Wednesday, May 1, 2013

I Want The Message of Christ Not a Message of Fear

How many of you remember going to church.  You might hear sermons that are practical, spiritual, perhaps even deeply philosophical.  Sermons are the mechanism in which a body of believers receives instruction, edification, encouragement, and reaffirmation of their shared beliefs.  But there's also a type of sermon that cheats the believer out of useful instruction, and instead, instills fear, terror, and appeals to the basest of instincts which dominate our thinking as living creatures: fear.

Fear comes in a couple of flavors.  There is healthy fear.  That is, the kind of fear that scares you away from jumping off cliffs, or taking risks which are unreasonable.  The kind of fear that drives you to honor the figures in authority such as government, elders, parents, or others who are placed in authority above you.  Then there is harmful fear, the kind of fear that manipulates your mind into doing things you may not normally consider doing.  This principle of reward and punishment psychology was corroborated by Sigmund Freud and B.F. Skinner who specialized in behavioral theory.  Human beings by nature will seek stimulus that is pleasurable and avoid stimulus which is painful.  Now, you might be asking what this has to do with sermons and Christianity.  Let's consider the styles in which ministry attempts to bring believers into the fold.

When I was a teenager, I attended a Church in Centralia, WA called First Assembly of God, of the Assemblies of God denomination.  The Assemblies of God is considered to be a fundamentalist division of Christianity...though generally non-militant.  It has churches in just about all 50 states and in over 70 nations world-wide, touting an international membership of over 60 million followers, a US membership of about 1.7 million members, 3 million adherents, and over 35,000 ministers both local and abroad internationally.  It's annual giving received exceeded $350 million in giving from it's attendees.  

The organization takes literalist positions on creation, homosexuality, and marriage...expressing those positions in line with most fundamentalist and mainstream Christian thought and reason.  It also takes fundamentalist positions on issues like sex, salvation, the roles of women, and many other issues.  While it's not out of the mainstream to express concern for one's immortal soul, this and many other organizations are too eager to embrace that method of ministry.  I heard several times in several settings, salvation being referred to as fire insurance, the "Get-out-of-Hell-free" card, or other similar slogans or catch-phrases.  

One of the many programs that were put on during the time when I was attending First Assembly was a program called "Heaven's Gates, Hell's Flames."  One of the many fringe benefits of being part of the Church's youth program is that we generally got to assist in it's production.  It's production was carried out by an organization that would cast various people in roles surrounding various what-if scripts.  What if you died today?  Where would you go?  What would or could it look like?  The skits were generally short 4-7 minutes, each of which portrayed a scenario.  When I participated in the skit's production, I did lighting for it.  One of the most memorable skits was the skit which portrayed a woman considering suicide.  It showed her sitting by herself at a table, deciding if she wanted to take her life or not.  She wrestled with the issue, and minions of Satan would dance around her tormenting her and taunting and tempting her to pull the trigger, but then she'd consider not, and leaning on Jesus for understanding.  The demons would recoil, repelled by the very mention of his name.  Then, the skit would turn macabre with the death of the woman after she pulled the trigger, taking her own life.  The skit goes dark, the stage is adjusted, and the light would come back showing her in a beautiful, golden, heavenly setting.  Then, Jesus would come out of the back atop a staircase leading in through the gates.  He looked at the woman, a sorrowful face would appear, and he'd leave, turning his back on the woman.  The stage would go dark, but then glow red, and these frightful creatures would emerge from the sides of the stage, with a bigger more menacing figure, Satan, behind them, delighting in another soul with which to torment.  The woman is dragged away screaming and thrashing as demons pull her away from the gates of heaven into the eternal hell-fires of damnation, condemned for all time to suffer.  It was indeed a frightening scene.  Dark, menacing, and outright scary.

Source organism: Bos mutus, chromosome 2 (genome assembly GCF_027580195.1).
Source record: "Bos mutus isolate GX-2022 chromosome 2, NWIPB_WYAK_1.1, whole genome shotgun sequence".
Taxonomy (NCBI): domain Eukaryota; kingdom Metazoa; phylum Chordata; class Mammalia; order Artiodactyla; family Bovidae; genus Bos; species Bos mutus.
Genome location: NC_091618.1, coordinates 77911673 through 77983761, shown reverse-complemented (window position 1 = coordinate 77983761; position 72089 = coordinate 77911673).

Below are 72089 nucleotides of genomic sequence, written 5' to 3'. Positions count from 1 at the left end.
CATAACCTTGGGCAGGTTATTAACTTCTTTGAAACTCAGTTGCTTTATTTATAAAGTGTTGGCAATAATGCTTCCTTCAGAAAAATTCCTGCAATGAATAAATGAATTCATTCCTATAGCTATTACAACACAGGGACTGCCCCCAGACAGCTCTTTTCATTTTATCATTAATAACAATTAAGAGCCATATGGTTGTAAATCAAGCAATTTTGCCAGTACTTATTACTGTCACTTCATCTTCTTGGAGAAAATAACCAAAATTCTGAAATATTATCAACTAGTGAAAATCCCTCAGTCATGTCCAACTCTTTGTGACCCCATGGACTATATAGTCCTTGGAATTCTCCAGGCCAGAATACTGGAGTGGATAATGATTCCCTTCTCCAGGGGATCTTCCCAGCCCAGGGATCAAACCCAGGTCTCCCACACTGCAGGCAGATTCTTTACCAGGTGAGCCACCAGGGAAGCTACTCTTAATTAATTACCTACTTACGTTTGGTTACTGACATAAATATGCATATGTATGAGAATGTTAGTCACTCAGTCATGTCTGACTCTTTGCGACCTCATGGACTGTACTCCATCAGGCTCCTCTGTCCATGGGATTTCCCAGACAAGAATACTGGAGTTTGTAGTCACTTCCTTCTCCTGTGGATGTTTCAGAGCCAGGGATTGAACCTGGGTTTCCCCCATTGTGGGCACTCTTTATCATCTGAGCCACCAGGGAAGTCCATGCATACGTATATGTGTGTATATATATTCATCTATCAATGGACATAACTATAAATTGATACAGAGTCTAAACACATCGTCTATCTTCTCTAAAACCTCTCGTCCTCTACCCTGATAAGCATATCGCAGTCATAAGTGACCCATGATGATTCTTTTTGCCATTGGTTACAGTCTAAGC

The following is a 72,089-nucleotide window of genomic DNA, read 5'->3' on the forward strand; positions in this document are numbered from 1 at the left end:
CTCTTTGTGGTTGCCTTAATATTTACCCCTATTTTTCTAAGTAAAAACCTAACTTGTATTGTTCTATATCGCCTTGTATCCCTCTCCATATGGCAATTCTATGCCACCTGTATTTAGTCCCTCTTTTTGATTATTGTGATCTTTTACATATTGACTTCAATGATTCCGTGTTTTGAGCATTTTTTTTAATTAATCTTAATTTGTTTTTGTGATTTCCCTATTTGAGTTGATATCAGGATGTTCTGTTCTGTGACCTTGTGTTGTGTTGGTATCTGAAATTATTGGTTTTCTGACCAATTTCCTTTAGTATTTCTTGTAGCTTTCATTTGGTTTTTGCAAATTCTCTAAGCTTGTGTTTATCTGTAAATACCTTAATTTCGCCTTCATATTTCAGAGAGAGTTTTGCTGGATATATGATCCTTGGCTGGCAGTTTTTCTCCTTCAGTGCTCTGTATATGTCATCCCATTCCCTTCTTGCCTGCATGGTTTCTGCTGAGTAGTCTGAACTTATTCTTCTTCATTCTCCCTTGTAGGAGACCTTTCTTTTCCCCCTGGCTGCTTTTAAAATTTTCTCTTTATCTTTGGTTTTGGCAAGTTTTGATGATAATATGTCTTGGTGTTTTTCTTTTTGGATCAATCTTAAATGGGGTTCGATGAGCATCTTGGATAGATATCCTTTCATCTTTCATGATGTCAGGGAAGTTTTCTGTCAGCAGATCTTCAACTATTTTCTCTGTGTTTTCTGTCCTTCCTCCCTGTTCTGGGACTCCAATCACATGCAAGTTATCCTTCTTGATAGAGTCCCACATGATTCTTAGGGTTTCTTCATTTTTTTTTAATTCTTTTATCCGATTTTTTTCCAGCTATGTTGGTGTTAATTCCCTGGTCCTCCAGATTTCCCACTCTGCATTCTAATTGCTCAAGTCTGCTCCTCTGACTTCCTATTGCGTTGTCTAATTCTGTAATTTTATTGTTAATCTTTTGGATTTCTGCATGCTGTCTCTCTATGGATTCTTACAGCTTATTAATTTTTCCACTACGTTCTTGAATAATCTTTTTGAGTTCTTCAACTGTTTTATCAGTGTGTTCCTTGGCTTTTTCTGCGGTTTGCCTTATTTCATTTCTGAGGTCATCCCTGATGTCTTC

The event was always an annual one.  It attracted first-time attendees by way of invitation from members.  A rather aggressive publicity campaign through the Church Membership was carried out, and the pues would fill with attendees, both members and guests alike.  The staffing for the event also included trained "crisis" ministers or counselors.  The idea is that the event would startle or scare many people, then the event-trained counselors would be made available to explain what they saw and complete the conversion process.  Oddly enough, as I'm writing this section, I'm thinking back on it even more deeply, and can't really express how detestable this method of "proselytizing" truly is.